Neuroscientists explain how mutated X-linked mental retardation protein impairs neuronal function

Mutations in a gene called oligophrenin-1 (OPHN1) – located on the X chromosome – have previously been linked to X-linked intellectual disability (also known as X-linked mental retardation), a condition that affects boys disproportionately and could account for as much as one-fifth of all intellectual disability among males. Several different mutations in the OPHN1 gene have been identified to date, all of which perturb nerve cells’ manufacture of OPHN1 protein. Previously, Van Aelst and colleagues demonstrated that OPHN1 has a vital role in synaptic plasticity, the process through which adjacent nerve cells adjust the strength of their connections. Cells in the brain are constantly adjusting connection strength as they respond to streams of stimuli. The new discovery shows how OPHN1 is involved in the trafficking of AMPARs, an essential feature of plasticity in neurons. Neurons move receptors away from synapses into their interior and then back to the surface of synapses to control connection strength. At the synaptic surface, receptors provide an opportunity for the docking of neurotransmitters, in this case glutamate molecules. After a cell has fired, surface receptors are typically brought back into the interior, where they are recycled for future use.

International study yields important clues to the genetics of epilepsy

An international team of researchers has discovered a significant genetic component of Idiopathic Generalized Epilepsy (IGE), the most common form of epilepsy. Epilepsy is a neurological disorder characterized by sudden, uncontrolled electrical discharges in the brain expressed as a seizure. The new research implicates a mutation in the gene for a protein, known as cotransporter KCC2. KCC2 maintains the correct levels of chloride ions in neurons, playing a major part in regulating excitation and inhibition of neurons. The results indicate that a genetic mutation of KCC2 might be a risk factor for developing IGE.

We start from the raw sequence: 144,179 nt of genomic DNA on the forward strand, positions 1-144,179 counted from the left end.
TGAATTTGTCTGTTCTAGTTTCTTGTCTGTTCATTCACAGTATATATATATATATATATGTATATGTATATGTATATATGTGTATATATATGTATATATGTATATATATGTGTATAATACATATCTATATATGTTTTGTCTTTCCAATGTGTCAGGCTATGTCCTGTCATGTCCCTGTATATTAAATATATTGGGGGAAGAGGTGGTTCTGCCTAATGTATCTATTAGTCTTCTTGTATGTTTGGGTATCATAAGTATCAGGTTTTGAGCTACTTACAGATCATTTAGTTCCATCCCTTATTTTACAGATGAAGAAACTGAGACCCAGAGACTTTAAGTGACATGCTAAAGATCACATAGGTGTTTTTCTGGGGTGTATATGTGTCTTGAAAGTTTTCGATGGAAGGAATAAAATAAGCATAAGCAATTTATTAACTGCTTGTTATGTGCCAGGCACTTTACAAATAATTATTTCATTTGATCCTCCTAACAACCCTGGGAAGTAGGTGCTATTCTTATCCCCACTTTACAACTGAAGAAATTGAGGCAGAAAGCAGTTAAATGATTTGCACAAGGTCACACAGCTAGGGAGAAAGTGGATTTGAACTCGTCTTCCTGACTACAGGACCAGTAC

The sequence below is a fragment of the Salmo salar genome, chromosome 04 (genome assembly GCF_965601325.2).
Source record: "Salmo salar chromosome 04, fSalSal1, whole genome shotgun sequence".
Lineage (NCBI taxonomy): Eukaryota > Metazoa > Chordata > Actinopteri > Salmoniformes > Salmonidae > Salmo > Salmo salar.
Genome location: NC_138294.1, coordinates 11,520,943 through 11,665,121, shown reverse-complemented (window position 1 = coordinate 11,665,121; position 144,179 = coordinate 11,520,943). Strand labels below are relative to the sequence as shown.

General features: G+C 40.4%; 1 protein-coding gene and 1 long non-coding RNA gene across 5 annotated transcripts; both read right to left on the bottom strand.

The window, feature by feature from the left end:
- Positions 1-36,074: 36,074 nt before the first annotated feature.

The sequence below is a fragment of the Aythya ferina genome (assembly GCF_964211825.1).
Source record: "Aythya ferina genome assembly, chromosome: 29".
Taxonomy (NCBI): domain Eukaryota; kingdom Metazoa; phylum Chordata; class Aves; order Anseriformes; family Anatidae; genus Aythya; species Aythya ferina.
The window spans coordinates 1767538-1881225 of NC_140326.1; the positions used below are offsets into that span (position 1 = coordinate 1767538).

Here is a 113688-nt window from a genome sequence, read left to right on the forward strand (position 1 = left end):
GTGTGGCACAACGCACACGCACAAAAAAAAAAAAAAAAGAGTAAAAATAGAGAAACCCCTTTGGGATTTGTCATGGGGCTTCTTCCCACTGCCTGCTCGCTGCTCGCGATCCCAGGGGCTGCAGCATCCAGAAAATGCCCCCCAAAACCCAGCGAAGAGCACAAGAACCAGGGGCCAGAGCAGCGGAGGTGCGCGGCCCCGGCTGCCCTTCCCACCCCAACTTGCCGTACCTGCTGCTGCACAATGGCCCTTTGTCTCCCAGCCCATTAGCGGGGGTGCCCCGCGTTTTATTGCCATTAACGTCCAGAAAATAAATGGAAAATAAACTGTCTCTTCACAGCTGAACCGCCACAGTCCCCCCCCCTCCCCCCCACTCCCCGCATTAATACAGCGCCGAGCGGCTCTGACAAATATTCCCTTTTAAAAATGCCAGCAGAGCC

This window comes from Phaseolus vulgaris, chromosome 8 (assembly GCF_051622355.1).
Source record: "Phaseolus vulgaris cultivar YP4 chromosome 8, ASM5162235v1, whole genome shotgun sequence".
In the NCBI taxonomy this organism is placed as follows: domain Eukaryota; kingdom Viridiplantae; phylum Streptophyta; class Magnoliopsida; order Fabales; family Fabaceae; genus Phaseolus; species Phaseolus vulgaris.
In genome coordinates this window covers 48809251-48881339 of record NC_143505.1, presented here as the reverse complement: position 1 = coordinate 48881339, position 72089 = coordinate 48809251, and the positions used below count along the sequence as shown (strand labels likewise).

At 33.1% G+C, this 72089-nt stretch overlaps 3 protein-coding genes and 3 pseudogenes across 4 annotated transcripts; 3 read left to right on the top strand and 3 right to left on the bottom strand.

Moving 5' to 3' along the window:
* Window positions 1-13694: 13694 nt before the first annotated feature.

NIH scientists take totally tubular journey through brain cells

In a new study, scientists at the National Institutes of Health took a molecular-level journey into microtubules, the hollow cylinders inside brain cells that act as skeletons and internal highways. They watched how a protein called tubulin acetyltransferase (TAT) labels the inside of microtubules. The results, published in Cell, answer long-standing questions about how TAT tagging works and offer clues as to why it is important for brain health. Microtubules are constantly tagged by proteins in the cell to designate them for specialized functions, in the same way that roads are labeled for fast or slow traffic or for maintenance. TAT coats specific locations inside the microtubules with a chemical called an acetyl group. How the various labels are added to the cellular microtubule network remains a mystery. Recent findings suggested that problems with tagging microtubules may lead to some forms of cancer and nervous system disorders, including Alzheimer’s disease, and have been linked to a rare blinding disorder and Joubert Syndrome, an uncommon brain development disorder.

Mice with “Mohawks” Help Scientists Link Autism to Two Biological Pathways in Brain

“Aha” moments are rare in medical research, scientists say. As rare, they add, as finding mice with Mohawk-like hairstyles.

But both events happened in a lab at NYU Langone Medical Center, months after an international team of neuroscientists bred hundreds of mice with a suspect genetic mutation tied to autism spectrum disorders.

Almost all the grown mice, the NYU Langone team observed, had sideways,“overgroomed” hair with a highly stylized center hairline between their ears and hardly a tuft elsewhere. Mice typically groom each other’s hair.